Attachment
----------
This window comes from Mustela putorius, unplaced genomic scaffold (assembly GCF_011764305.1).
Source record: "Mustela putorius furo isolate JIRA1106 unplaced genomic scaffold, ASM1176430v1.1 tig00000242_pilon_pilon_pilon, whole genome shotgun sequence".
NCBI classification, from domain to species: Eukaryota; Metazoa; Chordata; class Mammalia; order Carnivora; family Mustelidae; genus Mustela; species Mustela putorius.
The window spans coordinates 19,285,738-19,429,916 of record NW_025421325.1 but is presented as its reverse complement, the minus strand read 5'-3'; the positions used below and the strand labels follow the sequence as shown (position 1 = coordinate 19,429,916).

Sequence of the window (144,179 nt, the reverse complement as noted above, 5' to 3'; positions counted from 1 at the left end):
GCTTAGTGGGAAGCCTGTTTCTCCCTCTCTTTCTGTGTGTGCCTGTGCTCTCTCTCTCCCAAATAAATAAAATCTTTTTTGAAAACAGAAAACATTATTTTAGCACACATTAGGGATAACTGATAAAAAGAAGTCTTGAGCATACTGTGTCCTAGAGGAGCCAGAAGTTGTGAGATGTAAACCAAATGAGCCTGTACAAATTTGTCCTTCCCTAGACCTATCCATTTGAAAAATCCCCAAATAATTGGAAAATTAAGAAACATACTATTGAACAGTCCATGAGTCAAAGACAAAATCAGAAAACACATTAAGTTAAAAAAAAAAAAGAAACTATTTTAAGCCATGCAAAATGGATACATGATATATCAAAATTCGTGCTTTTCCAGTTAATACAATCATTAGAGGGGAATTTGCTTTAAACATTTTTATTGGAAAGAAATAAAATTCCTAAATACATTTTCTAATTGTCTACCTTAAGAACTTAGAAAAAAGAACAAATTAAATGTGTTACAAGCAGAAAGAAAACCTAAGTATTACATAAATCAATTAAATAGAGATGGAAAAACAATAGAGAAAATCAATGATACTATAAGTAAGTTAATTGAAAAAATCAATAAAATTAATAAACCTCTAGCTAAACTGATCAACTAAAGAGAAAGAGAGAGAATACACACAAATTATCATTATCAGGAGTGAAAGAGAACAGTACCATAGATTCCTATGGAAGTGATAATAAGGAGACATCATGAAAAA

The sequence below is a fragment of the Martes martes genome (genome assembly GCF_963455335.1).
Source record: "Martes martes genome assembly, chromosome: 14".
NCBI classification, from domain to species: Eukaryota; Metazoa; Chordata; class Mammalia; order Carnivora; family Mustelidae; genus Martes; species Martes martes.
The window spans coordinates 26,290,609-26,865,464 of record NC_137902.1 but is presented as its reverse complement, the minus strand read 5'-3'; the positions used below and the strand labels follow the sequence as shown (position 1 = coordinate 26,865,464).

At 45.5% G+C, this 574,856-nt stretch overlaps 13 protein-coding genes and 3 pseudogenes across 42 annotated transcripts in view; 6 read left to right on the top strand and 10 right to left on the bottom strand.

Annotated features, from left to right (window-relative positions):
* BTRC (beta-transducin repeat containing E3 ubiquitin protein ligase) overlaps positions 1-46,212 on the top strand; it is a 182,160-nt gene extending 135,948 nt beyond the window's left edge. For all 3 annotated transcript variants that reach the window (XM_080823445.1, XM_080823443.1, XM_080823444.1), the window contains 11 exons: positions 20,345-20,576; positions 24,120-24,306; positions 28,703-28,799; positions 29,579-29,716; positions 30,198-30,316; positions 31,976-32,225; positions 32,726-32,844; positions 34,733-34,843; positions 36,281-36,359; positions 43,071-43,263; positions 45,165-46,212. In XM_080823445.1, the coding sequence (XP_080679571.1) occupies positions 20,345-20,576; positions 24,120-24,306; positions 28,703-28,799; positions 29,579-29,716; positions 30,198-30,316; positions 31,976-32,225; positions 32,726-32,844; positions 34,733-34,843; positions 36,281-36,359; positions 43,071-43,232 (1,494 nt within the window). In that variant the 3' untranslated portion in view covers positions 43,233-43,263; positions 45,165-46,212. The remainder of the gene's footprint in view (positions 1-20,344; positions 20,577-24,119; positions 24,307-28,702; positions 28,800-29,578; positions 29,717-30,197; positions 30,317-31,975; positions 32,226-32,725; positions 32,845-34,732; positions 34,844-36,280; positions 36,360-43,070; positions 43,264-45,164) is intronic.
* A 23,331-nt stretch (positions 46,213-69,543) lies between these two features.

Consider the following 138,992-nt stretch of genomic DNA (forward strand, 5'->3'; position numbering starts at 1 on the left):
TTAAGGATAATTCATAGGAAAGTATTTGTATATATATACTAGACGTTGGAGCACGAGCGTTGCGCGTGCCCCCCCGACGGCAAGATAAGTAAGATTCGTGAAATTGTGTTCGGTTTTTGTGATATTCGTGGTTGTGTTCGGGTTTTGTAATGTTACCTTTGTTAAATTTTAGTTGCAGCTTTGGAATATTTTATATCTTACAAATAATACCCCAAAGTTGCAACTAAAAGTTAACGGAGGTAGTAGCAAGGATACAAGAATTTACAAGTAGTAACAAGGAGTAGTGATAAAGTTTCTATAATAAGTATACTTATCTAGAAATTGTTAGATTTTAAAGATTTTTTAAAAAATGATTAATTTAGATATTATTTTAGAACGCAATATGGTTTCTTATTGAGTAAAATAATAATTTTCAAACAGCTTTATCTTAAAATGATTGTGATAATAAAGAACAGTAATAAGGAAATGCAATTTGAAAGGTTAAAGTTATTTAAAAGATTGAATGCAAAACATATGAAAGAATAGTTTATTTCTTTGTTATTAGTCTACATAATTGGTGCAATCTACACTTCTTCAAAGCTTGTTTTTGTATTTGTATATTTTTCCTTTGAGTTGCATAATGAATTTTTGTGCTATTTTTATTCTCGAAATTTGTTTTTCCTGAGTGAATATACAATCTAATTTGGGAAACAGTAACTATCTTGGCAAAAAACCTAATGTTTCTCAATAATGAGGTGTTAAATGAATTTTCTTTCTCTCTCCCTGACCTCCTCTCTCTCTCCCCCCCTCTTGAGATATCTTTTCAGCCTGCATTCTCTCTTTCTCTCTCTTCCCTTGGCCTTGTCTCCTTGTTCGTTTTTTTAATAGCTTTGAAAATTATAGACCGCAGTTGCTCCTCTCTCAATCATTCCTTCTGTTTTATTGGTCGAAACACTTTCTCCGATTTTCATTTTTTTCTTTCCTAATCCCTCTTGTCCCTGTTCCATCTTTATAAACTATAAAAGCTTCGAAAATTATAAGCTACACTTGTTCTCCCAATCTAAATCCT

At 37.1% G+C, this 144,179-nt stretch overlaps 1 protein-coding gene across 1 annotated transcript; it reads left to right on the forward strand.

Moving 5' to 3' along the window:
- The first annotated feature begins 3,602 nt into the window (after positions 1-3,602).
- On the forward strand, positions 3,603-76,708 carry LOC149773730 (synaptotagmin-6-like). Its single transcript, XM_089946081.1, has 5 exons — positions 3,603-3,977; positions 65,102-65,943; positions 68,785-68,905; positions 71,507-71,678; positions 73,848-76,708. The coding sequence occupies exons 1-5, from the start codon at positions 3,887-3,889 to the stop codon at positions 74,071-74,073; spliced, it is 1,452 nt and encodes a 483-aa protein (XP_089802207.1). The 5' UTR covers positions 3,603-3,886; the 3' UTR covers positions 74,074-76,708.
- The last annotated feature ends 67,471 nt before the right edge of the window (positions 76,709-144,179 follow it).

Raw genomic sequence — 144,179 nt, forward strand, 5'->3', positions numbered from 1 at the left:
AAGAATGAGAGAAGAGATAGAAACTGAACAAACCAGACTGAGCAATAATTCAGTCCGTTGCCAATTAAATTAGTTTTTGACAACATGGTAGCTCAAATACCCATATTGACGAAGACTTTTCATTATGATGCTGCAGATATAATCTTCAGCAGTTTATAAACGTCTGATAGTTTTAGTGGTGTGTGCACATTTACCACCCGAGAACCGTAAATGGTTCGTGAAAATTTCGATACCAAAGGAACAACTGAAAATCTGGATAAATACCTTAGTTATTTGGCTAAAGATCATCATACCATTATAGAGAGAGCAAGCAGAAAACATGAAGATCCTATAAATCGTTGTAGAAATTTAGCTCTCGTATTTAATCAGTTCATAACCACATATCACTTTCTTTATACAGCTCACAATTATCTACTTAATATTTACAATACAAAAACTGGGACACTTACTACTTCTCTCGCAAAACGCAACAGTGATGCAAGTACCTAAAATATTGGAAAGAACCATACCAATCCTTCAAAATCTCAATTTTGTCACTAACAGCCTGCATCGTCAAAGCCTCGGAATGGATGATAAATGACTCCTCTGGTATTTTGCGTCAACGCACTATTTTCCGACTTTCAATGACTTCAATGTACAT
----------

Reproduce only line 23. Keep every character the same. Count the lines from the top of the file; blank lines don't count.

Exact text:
AAGAATGAGAGAAGAGATAGAAACTGAACAAACCAGACTGAGCAATAATTCAGTCCGTTGCCAATTAAATTAGTTTTTGACAACATGGTAGCTCAAATACCCATATTGACGAAGACTTTTCATTATGATGCTGCAGATATAATCTTCAGCAGTTTATAAACGTCTGATAGTTTTAGTGGTGTGTGCACATTTACCACCCGAGAACCGTAAATGGTTCGTGAAAATTTCGATACCAAAGGAACAACTGAAAATCTGGATAAATACCTTAGTTATTTGGCTAAAGATCATCATACCATTATAGAGAGAGCAAGCAGAAAACATGAAGATCCTATAAATCGTTGTAGAAATTTAGCTCTCGTATTTAATCAGTTCATAACCACATATCACTTTCTTTATACAGCTCACAATTATCTACTTAATATTTACAATACAAAAACTGGGACACTTACTACTTCTCTCGCAAAACGCAACAGTGATGCAAGTACCTAAAATATTGGAAAGAACCATACCAATCCTTCAAAATCTCAATTTTGTCACTAACAGCCTGCATCGTCAAAGCCTCGGAATGGATGATAAATGACTCCTCTGGTATTTTGCGTCAACGCACTATTTTCCGACTTTCAATGACTTCAATGTACAT